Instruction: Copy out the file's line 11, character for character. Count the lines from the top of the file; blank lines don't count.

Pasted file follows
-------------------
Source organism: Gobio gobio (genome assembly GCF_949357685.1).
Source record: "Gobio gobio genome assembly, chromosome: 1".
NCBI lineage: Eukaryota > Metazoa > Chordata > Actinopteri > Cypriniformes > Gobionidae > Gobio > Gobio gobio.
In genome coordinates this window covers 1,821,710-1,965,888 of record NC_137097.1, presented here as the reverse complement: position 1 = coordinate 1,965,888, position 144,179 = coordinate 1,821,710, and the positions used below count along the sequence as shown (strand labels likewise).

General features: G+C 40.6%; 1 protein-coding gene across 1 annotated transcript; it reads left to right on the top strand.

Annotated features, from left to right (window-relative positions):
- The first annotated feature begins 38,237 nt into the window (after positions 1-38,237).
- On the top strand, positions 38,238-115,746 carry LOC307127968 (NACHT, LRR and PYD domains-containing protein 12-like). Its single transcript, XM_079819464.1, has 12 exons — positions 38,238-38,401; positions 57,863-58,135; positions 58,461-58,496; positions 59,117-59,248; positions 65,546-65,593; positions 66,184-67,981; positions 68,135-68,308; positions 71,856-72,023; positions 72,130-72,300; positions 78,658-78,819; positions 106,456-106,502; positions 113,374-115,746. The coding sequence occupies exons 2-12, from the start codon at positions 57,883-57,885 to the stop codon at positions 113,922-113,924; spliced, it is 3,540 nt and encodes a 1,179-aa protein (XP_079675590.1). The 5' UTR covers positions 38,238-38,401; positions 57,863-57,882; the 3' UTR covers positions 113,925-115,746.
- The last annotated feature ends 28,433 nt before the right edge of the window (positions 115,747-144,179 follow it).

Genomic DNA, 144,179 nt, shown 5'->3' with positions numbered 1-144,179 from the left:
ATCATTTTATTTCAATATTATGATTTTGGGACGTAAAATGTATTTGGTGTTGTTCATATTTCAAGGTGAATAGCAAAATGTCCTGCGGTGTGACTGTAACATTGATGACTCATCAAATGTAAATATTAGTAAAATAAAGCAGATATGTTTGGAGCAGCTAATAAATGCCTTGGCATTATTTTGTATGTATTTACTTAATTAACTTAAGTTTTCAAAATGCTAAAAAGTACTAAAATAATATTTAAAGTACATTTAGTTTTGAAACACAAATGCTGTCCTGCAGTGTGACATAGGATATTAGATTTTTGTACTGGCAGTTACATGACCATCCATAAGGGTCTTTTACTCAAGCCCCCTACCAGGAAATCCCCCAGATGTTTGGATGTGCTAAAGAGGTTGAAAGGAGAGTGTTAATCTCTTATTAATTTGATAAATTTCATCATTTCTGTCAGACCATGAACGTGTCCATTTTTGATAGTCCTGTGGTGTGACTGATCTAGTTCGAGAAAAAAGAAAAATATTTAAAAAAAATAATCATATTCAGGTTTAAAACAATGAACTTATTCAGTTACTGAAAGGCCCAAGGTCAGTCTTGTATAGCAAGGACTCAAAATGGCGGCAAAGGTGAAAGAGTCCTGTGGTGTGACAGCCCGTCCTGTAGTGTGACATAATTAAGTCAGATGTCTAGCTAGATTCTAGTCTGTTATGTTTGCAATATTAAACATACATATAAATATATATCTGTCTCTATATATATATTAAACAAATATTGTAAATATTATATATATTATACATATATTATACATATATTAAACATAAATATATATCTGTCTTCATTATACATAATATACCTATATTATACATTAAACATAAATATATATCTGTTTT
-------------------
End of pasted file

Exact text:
ATCATTTTATTTCAATATTATGATTTTGGGACGTAAAATGTATTTGGTGTTGTTCATATTTCAAGGTGAATAGCAAAATGTCCTGCGGTGTGACTGTAACATTGATGACTCATCAAATGTAAATATTAGTAAAATAAAGCAGATATGTTTGGAGCAGCTAATAAATGCCTTGGCATTATTTTGTATGTATTTACTTAATTAACTTAAGTTTTCAAAATGCTAAAAAGTACTAAAATAATATTTAAAGTACATTTAGTTTTGAAACACAAATGCTGTCCTGCAGTGTGACATAGGATATTAGATTTTTGTACTGGCAGTTACATGACCATCCATAAGGGTCTTTTACTCAAGCCCCCTACCAGGAAATCCCCCAGATGTTTGGATGTGCTAAAGAGGTTGAAAGGAGAGTGTTAATCTCTTATTAATTTGATAAATTTCATCATTTCTGTCAGACCATGAACGTGTCCATTTTTGATAGTCCTGTGGTGTGACTGATCTAGTTCGAGAAAAAAGAAAAATATTTAAAAAAAATAATCATATTCAGGTTTAAAACAATGAACTTATTCAGTTACTGAAAGGCCCAAGGTCAGTCTTGTATAGCAAGGACTCAAAATGGCGGCAAAGGTGAAAGAGTCCTGTGGTGTGACAGCCCGTCCTGTAGTGTGACATAATTAAGTCAGATGTCTAGCTAGATTCTAGTCTGTTATGTTTGCAATATTAAACATACATATAAATATATATCTGTCTCTATATATATATTAAACAAATATTGTAAATATTATATATATTATACATATATTATACATATATTAAACATAAATATATATCTGTCTTCATTATACATAATATACCTATATTATACATTAAACATAAATATATATCTGTTTT